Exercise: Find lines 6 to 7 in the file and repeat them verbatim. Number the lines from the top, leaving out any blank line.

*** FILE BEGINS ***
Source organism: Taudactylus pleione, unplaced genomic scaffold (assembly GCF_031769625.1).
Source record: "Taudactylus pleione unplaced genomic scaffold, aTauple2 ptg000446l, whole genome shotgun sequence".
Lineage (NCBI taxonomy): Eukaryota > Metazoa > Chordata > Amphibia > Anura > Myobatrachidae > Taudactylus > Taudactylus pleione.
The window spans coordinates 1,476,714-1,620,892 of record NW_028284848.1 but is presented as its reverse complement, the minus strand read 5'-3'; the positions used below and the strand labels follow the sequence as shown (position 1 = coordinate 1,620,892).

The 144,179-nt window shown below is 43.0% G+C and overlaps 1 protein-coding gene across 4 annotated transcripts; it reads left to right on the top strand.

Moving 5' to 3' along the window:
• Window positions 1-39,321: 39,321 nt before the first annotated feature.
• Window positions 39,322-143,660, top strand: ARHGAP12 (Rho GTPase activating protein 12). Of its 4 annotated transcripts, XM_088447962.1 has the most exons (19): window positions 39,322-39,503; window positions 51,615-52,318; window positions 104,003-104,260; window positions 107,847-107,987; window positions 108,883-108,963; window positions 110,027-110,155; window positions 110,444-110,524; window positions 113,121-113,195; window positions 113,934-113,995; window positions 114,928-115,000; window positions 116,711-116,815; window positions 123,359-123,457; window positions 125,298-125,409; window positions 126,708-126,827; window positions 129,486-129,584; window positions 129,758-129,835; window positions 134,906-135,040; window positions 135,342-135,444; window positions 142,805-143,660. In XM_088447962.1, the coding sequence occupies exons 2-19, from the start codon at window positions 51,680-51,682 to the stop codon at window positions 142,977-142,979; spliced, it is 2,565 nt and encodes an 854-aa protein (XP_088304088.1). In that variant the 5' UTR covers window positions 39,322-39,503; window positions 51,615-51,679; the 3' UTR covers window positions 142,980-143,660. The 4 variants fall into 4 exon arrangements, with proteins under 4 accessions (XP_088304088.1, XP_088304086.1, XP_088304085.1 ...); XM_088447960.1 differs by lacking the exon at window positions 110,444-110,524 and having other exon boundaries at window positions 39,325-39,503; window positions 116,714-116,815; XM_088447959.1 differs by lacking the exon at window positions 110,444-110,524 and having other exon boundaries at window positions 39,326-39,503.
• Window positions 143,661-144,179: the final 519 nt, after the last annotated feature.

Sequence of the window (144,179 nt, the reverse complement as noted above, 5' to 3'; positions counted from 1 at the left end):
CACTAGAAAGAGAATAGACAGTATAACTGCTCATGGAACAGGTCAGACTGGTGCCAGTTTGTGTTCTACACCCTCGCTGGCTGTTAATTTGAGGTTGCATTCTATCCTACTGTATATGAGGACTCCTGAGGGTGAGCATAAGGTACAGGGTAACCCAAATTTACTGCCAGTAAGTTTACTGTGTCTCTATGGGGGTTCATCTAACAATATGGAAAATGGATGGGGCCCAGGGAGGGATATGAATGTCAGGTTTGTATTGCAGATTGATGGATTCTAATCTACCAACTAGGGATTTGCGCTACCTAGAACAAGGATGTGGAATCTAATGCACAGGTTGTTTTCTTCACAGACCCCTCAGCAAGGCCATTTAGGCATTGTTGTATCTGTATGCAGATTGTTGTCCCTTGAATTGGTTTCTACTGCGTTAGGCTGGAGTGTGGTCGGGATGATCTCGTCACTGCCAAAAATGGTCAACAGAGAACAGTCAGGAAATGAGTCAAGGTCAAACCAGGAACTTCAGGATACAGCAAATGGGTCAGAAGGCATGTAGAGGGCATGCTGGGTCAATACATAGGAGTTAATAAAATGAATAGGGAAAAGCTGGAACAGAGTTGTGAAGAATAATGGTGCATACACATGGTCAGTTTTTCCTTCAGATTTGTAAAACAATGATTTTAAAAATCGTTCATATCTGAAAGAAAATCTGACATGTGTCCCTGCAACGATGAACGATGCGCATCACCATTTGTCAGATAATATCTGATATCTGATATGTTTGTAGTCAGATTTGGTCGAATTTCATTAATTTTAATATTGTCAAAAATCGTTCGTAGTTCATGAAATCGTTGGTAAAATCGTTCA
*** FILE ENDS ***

Moving 5' to 3' along the window:
• Window positions 1-39,321: 39,321 nt before the first annotated feature.